What is GcMAF?
GcMAF is a vitamin D-binding protein. The name GcMAF is short for Glycoprotein Macrophage Activating Factor and is what is scientifically referred to as a GC-protein.
- A GC-protein is a kind of protein that binds itself to vitamin D (which occurs naturally in the body,) and in turn, it triggers macrophages to fight against cancer cells and other diseases threatening the body.
- Macrophages are important immune system cells that are formed in response to an infection or when damaged or dead cells accumulate in the body.
GcMAF and Cancer
When a body has cancer, cancer cells and tumors release a protein called nagalase. When nagalase is released, it prevents immune system cells from functioning properly, allowing the cancer to grow without interruption.
Because of this, your natural GcMAF protein production is blocked from initiating an immune response.
When the body lacks GcMAF, it weakens and prevents the immune system from working properly. When a body has enough GcMAF, it jump-starts the entire immune response.
When a patient receives GcMAF as a treatment, the proteins trigger the body’s natural fighting cells, (the macrophages mentioned above,) and support and rebuild the immune system. This helps destroy cancerous cells or any other foreign invader in the body.
How is GcMAF Administered?
A dose of active GcMAF is injected intramuscularly or subcutaneously once a week for a period of 10 weeks. The injections activate the immune system to attack cancer cells.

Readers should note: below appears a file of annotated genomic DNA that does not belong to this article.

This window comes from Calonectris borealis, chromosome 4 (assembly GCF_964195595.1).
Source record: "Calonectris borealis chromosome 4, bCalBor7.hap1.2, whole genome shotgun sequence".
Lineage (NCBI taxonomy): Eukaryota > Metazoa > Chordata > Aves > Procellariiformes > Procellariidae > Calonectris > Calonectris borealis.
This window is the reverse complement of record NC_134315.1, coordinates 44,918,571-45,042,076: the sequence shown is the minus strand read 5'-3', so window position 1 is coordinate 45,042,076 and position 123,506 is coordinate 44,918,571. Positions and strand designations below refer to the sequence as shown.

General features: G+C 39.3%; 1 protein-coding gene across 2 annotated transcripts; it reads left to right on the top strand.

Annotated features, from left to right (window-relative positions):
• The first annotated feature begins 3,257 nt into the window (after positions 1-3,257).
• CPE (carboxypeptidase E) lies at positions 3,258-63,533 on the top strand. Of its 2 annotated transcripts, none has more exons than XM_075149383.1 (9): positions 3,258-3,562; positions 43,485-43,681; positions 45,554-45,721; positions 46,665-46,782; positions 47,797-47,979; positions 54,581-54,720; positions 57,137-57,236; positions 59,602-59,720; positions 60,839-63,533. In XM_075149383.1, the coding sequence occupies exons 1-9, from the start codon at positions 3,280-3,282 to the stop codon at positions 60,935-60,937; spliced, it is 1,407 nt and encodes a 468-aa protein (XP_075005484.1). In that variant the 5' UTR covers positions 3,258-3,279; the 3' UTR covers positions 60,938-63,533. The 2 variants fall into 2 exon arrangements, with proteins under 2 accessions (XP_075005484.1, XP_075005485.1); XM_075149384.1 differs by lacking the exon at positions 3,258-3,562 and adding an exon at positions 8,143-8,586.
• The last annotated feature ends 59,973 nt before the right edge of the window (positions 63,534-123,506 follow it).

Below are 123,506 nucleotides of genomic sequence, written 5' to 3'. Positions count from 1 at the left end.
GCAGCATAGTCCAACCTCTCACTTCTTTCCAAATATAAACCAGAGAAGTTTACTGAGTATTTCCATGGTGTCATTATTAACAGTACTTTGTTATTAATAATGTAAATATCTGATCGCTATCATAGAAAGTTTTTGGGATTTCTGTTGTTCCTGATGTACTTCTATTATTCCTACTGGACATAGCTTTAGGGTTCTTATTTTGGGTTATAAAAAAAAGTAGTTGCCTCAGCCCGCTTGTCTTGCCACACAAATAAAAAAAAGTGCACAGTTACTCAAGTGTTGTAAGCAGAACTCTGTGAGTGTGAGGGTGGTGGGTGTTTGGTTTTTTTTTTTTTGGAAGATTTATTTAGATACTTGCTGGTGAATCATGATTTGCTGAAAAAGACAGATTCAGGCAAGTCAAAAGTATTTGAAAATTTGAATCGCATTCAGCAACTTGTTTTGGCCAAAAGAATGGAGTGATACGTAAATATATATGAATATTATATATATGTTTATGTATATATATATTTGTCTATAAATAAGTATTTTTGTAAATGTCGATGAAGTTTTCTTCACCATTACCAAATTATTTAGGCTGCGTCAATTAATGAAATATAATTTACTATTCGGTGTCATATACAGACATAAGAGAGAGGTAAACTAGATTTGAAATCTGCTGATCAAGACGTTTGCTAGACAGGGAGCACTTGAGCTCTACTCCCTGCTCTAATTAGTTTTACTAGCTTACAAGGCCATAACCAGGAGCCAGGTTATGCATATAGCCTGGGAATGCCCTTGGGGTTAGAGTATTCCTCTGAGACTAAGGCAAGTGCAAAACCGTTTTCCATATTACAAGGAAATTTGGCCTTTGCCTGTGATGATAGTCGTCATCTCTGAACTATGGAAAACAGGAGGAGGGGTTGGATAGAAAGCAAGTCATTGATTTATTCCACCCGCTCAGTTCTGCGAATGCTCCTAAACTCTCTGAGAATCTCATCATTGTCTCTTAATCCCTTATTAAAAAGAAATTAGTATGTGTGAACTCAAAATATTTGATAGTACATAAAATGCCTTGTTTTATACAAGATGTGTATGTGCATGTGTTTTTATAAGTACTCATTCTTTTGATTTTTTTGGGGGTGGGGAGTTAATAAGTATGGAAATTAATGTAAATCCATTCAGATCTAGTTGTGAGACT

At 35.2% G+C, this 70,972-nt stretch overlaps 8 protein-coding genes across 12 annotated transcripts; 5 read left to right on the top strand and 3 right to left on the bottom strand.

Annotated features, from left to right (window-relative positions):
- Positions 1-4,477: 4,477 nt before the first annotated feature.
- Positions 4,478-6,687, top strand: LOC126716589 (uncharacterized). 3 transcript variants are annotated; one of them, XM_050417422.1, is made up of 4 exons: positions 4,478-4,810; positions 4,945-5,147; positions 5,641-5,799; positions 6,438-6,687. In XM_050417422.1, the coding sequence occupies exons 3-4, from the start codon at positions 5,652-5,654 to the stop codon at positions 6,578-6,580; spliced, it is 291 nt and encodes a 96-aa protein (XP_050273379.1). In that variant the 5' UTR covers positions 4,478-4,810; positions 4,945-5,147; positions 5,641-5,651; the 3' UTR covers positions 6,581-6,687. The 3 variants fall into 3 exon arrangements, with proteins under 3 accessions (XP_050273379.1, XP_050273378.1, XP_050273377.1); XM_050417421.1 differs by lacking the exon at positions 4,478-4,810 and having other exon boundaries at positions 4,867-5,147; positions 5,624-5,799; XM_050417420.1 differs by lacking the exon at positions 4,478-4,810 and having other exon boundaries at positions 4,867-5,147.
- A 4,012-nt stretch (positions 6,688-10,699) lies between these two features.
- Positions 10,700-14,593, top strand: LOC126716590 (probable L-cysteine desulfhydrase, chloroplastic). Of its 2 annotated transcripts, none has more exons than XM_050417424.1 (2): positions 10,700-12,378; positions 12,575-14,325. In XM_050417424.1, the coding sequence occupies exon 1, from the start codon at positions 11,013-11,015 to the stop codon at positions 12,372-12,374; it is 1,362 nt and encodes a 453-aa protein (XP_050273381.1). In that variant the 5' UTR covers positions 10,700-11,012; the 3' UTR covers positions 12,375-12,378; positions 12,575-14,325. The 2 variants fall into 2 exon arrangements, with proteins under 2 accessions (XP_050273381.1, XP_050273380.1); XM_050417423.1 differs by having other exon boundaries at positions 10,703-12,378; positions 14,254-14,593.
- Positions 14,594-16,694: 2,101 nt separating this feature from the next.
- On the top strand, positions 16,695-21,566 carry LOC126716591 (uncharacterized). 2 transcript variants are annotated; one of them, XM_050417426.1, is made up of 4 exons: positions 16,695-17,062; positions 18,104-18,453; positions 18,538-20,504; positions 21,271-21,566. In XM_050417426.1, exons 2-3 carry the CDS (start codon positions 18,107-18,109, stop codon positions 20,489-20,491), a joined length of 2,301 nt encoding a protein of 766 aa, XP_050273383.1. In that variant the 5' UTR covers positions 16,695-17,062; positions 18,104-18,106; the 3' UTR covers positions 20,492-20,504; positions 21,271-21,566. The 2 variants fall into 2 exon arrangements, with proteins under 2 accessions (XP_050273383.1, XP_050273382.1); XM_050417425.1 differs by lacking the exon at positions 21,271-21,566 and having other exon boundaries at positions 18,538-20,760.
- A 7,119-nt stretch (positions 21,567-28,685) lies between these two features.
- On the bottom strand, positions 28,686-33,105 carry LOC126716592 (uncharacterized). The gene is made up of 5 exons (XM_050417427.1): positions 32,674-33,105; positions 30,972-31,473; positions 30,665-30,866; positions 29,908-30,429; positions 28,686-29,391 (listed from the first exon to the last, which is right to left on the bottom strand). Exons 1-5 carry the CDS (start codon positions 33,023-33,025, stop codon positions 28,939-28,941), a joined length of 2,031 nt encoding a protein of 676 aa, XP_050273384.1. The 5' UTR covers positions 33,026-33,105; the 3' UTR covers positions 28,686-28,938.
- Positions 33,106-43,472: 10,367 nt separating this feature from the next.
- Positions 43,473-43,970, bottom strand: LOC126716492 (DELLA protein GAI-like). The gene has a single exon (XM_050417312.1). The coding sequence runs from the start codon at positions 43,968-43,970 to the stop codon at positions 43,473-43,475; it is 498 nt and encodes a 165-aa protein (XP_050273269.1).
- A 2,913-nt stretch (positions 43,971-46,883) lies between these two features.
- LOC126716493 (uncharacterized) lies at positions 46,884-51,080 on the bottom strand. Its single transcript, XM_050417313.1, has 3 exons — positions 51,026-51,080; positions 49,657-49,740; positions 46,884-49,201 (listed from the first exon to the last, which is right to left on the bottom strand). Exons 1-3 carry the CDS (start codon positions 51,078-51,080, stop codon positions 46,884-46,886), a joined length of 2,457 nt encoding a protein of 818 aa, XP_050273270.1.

In certain cases, a doctor will recommend that a patient receive GcMAF either intravenously or through a nebulizer.
After 10 weeks, additional doses may be required depending on the stage and type of disease, and based on disease symptoms, pathology and progress of improvement. Treatment should be continued as long as necessary while disease is present.
How Effective is GcMAF in the Fight Against Cancer?
In recent decades, scientific research on GcMAF has shown it to be a highly effective measure in fighting against a variety of cancers.
When patients receive GcMAF and there is a sufficient amount of macrophages produced in the body, the immune system is able to pursue cancerous cells aggressively enough to lead to remission.
Three studies published by internationally recognized research immunologist and molecular biologist, Nobuto Yamamoto, Ph.D., have shown that incredibly small weekly doses (100 billionths of a gram – an amount invisible to the naked eye) of GcMAF cured early metastatic breast, prostate, and colon cancers in 100% of (nonanemic) patients. In a fourth study, he used the same treatment to cure 100% of nonanemic HIV-infected patients.
What Diseases Can GCMaf Treat?
In addition to cancer, GcMAF is used to treat diseases such as Hepatitis B and C, Herpes, Endometriosis, Autism Spectrum Disorders, Lyme disease, Chronic Fatigue Syndrome, Fibromyalgia, Endometriosis, Psoriasis, Malaria, Lupus, Osteoporosis, Type 1 diabetes and many more.